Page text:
As we are deliberating a link between hegemony and sovereignty, it would be useful to examine what sovereignty means. The assertion of sovereignty, or creating its perception, is a political tool which demonstrates a leader’s strength and astuteness. In politics and law, sovereignty is a foundational concept “that can only be properly understood as, at one and the same time, both an idea of supreme authority in the state, and an idea of political and legal independence of geographically separated states.”[7] As the case of Turkey suggests, these are two ideas of sovereignty, but they are not separate. According to Robert Jackson, the first is constitutional that is about “the rights and duties of citizens or subjects of particular states.” The other is international involving multiple states in relation to each other, “each one occupying its own territory and having foreign relations and dealings with each other, including peaceful and cooperative relations as well as discordant relations and periodical wars.”[8]

In its modern conception, sovereignty dates back to the 1648 Treaty of Westphalia which ended the Thirty Years’ War (1618-1648) and brought peace to the Holy Roman Empire. It was then that “the principle of territorial delimitation of State authority and the principle of non-intervention were established.”[9] Westphalian sovereignty was important in two respects. First, “secular authority over a given territory came to be regarded as ultimate and independent from religious power.” Second, “no more external intervention in the realm of sovereign jurisdiction was authorized whether religious or secular.” Although the essence of Westphalia remains significant as a general principle in the United Nations Charter and treaties governing international relations to date, it has not brought peace as the history of conflicts shows.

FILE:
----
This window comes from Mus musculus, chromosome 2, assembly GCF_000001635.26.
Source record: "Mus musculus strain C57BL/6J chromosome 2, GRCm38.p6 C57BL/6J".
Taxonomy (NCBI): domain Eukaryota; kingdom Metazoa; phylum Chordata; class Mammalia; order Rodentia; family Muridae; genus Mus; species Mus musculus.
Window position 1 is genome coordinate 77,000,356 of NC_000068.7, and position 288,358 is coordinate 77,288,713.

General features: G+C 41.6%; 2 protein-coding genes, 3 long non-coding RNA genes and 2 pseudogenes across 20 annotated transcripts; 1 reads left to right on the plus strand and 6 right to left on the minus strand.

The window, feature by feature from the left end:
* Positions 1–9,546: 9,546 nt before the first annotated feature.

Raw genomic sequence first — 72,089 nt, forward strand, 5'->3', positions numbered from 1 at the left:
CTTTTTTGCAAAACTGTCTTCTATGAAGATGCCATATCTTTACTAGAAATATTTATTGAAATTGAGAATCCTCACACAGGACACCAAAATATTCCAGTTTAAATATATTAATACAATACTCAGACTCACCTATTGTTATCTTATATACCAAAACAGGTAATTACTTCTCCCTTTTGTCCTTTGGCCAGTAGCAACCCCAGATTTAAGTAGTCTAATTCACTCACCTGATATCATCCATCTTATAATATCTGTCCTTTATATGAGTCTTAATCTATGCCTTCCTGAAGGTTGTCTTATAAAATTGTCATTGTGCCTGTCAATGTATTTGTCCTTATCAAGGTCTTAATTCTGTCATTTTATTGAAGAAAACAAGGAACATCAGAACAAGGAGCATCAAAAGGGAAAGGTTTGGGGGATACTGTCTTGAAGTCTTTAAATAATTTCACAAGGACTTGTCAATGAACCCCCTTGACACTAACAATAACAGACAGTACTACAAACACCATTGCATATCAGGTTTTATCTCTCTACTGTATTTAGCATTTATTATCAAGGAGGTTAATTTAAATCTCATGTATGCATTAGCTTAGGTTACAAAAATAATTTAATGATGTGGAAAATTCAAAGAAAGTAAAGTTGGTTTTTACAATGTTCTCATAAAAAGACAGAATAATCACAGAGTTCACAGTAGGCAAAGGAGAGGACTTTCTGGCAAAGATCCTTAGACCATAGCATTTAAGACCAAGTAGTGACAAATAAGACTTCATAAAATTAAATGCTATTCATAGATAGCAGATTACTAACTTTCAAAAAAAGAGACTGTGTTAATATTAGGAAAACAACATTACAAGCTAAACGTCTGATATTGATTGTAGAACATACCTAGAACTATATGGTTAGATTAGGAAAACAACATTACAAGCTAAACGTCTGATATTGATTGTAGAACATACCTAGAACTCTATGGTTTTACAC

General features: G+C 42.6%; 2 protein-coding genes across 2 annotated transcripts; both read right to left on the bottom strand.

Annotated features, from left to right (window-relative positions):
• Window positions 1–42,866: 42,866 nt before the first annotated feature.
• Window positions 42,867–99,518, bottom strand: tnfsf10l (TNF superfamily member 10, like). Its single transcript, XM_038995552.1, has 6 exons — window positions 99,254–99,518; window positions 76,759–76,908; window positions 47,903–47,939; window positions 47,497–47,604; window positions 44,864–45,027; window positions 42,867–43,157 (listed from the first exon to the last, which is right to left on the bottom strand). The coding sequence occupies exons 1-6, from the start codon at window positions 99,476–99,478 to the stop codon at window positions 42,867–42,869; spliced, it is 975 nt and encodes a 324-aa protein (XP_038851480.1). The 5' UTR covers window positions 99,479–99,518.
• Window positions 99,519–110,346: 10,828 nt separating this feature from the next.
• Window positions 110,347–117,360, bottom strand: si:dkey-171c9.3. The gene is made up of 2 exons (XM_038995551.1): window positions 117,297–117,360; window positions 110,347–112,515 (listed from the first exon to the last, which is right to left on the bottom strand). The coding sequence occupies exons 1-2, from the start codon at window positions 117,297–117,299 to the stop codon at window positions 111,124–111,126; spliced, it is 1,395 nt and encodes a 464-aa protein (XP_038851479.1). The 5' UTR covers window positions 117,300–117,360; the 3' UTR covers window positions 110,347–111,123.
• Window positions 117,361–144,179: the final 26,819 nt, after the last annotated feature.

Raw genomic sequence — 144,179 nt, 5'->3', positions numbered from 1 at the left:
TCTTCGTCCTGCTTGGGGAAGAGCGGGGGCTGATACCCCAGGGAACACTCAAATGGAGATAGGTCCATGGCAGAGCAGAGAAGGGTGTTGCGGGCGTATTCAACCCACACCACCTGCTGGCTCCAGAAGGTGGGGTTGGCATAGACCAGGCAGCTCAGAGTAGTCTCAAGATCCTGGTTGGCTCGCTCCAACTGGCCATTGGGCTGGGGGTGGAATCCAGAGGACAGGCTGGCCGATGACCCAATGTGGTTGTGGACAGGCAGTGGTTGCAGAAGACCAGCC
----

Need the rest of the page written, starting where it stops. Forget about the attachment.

The theoretical ideal type of the concept aside, sovereignty in practical terms mirrors realpolitik. No two nation states are the same in size, military and economic strength, or geographical location. The United Nations has more than 190 member states, five permanent members of the Security Council with veto power. They reflect great diversity, from the United States and Russia, China, Japan and India, the United Kingdom, France and Germany to countries in Africa like Burundi, Ethiopia, Mozambique, Somalia and South Sudan. All of them cannot enjoy the same sovereignty. A single permanent member can block an attempt in the UN Security Council to deal with a major crisis. China is the second most powerful economy and military power after the United States, and catching up with the US. India is the world’s most populous country and a nearly developed economy. Germany is Europe’s industrial powerhouse. Petroleum exporting countries like Saudi Arabia, Iran and Russia can influence policies of countries that depend on energy supplies from them. Small and poor countries are sometimes disparagingly called “begging bowls.”[10] Internal conflict, or full-scale civil war, makes a country susceptible to external intervention, turning it into a subservient territorial entity. A country riven by internal conflict which means the state authority does not have effective control over its territory has incomplete sovereignty.[11]